Dropping the tildes and using  , we get the commonly used form of the acoustic momentum equation

 

Conservation of massEdit

The equation for the conservation of mass in a fluid volume (without any mass sources or sinks) is given by

 

where   is the mass density of the fluid and   is the flow velocity.

The equation for the conservation of mass for an acoustic medium can also be derived in a manner similar to that used for the conservation of momentum.

Assumption 1: Small disturbancesEdit

From the assumption of small disturbances we have

 

and

 

Then the mass balance equation can be written as

 

If we neglect higher than first order terms in the fluctuations, the mass balance equation becomes

 

Assumption 2: Homogeneous mediumEdit

Next we assume that the medium is homogeneous, i.e.,

 

Then the mass balance equation takes the form

 

Assumption 3: Medium at restEdit

At this stage we assume that the medium is at rest, i.e.,  . Then the mass balance equation can be expressed as

 

Assumption 4: Ideal gas, adiabatic, reversibleEdit

To close the system of equations we need an equation of state for the pressure. To do that we assume that the medium is an ideal gas and all acoustic waves compress the medium in an adiabatic and reversible manner. The equation of state can then be expressed in the form of the differential equation:

 

where   is the specific heat at constant pressure,   is the specific heat at constant volume, and   is the wave speed. The value of   is 1.4 if the acoustic medium is air.

For small disturbances

 

where   is the speed of sound in the medium.

Therefore,

 

The balance of mass can then be written as

 

Dropping the tildes and defining   gives us the commonly used expression for the balance of mass in an acoustic medium:

 

Governing equations in cylindrical coordinatesEdit

If we use a cylindrical coordinate system   with basis vectors  , then the gradient of   and the divergence of   are given by

 

where the flow velocity has been expressed as  .

The equations for the conservation of momentum may then be written as

 

In terms of components, these three equations for the conservation of momentum in cylindrical coordinates are

 

The equation for the conservation of mass can similarly be written in cylindrical coordinates as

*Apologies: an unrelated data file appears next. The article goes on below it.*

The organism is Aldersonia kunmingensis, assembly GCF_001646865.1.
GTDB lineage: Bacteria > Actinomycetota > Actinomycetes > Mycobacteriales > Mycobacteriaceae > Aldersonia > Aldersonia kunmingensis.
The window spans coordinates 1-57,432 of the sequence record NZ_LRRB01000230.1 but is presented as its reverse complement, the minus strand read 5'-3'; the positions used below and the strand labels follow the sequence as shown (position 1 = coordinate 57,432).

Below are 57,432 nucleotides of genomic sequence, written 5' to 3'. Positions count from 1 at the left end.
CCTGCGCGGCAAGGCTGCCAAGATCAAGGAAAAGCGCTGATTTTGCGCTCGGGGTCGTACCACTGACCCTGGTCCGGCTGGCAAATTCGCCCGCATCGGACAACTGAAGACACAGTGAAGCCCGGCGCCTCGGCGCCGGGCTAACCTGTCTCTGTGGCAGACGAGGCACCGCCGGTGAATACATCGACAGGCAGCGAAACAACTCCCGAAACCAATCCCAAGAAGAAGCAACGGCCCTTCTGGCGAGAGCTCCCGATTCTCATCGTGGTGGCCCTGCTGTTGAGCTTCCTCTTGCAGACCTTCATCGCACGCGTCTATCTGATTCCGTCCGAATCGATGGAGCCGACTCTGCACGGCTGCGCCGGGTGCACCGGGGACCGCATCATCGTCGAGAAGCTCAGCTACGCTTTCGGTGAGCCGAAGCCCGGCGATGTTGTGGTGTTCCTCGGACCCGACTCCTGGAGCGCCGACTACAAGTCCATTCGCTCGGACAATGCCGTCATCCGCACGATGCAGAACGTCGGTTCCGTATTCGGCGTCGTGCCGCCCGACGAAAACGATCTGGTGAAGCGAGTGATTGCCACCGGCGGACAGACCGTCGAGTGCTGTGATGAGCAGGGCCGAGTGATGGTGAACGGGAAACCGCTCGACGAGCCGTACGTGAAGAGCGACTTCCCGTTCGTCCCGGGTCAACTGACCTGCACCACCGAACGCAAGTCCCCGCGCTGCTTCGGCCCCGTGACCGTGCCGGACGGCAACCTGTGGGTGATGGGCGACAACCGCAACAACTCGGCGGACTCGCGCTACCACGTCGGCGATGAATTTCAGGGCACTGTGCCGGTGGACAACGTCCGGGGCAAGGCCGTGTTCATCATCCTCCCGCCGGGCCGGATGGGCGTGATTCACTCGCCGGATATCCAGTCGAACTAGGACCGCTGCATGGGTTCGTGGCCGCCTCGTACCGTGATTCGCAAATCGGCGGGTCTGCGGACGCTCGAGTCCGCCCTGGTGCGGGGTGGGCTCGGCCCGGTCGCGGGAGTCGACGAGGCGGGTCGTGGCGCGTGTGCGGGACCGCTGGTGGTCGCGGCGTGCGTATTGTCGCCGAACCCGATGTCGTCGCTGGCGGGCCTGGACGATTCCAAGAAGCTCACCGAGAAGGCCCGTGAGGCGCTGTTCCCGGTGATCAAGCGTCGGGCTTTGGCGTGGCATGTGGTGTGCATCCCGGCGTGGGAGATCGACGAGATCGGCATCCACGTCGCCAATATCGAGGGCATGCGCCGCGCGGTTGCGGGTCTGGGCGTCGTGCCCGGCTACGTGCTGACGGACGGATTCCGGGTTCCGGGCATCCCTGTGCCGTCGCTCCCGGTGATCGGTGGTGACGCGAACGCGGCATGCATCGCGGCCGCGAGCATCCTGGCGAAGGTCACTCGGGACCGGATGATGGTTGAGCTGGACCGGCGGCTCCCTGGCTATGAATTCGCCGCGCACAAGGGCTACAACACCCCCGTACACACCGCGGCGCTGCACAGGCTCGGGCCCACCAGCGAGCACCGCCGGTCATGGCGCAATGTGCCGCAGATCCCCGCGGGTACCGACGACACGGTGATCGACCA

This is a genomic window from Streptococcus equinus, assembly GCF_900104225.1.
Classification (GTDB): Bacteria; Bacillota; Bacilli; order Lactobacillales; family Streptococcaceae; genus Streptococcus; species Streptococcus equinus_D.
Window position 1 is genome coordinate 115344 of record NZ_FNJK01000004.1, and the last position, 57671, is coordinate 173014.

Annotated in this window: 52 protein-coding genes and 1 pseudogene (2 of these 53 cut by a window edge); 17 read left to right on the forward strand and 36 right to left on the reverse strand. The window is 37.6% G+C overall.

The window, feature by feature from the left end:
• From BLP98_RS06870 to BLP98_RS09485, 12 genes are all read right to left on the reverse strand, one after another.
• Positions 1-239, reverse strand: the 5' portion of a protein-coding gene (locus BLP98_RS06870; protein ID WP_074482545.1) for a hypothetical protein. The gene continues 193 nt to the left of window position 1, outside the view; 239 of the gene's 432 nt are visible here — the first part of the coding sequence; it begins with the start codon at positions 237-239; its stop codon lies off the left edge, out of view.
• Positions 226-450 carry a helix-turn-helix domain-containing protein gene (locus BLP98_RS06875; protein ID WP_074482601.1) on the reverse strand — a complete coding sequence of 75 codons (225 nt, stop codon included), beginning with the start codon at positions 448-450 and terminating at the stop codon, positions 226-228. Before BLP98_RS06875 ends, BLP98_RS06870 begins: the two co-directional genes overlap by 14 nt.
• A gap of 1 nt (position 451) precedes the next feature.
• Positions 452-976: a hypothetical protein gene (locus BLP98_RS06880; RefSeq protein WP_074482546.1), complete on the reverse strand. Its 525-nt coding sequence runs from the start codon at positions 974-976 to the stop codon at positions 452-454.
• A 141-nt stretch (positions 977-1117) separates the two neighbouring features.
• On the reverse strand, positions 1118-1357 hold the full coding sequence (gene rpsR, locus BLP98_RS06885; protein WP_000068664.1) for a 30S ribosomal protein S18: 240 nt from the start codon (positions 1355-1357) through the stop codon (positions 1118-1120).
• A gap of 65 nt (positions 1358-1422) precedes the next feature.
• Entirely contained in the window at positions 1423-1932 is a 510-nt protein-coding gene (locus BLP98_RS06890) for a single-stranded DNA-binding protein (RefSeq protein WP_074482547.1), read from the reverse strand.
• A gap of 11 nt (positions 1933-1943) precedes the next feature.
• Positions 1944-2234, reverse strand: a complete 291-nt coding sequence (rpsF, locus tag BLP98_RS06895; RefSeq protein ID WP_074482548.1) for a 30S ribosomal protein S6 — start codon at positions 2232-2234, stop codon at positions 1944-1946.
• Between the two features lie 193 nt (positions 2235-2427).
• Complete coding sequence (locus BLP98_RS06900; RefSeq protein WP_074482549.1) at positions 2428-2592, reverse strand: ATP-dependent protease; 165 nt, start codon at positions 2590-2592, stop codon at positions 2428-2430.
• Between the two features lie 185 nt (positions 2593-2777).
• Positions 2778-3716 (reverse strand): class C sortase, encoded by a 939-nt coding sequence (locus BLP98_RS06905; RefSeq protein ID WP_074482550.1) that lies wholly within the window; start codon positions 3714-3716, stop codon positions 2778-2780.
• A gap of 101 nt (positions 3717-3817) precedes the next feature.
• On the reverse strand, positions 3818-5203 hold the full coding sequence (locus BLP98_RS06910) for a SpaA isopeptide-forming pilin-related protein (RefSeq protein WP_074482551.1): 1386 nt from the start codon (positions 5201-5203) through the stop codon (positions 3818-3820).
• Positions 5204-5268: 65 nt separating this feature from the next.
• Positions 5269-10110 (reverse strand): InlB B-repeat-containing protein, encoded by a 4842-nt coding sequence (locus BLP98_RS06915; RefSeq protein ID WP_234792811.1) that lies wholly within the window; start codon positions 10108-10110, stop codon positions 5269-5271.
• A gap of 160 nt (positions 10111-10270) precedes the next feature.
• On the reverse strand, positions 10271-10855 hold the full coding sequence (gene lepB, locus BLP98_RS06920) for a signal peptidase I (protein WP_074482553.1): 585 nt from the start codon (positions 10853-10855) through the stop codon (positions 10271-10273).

Time harmonic acoustic equations in cylindrical coordinatesEdit

The acoustic equations for the conservation of momentum and the conservation of mass are often expressed in time harmonic form (at fixed frequency). In that case, the pressures and the flow velocity are assumed to be time harmonic functions of the form

 

where   is the frequency. Substitution of these expressions into the governing equations in cylindrical coordinates gives us the fixed frequency form of the conservation of momentum

 

and the fixed frequency form of the conservation of mass

 

Special case: No z-dependenceEdit

In the special case where the field quantities are independent of the z-coordinate we can eliminate   to get

 

Assuming that the solution of this equation can be written as

 

we can write the partial differential equation as

 

The left hand side is not a function of   while the right hand side is not a function of  . Hence,

 

where   is a constant. Using the substitution

 

we have

 

The equation on the left is the Bessel equation, which has the general solution

 

where   is the cylindrical Bessel function of the first kind and   are undetermined constants. The equation on the right has the general solution

 

where   are undetermined constants. Then the solution of the acoustic wave equation is

 

Boundary conditions are needed at this stage to determine   and the other undetermined constants.

ReferencesEdit

  1. ^ Douglas D. Reynolds. (1981). Engineering Principles in Acoustics, Allyn and Bacon Inc., Boston.

See alsoEdit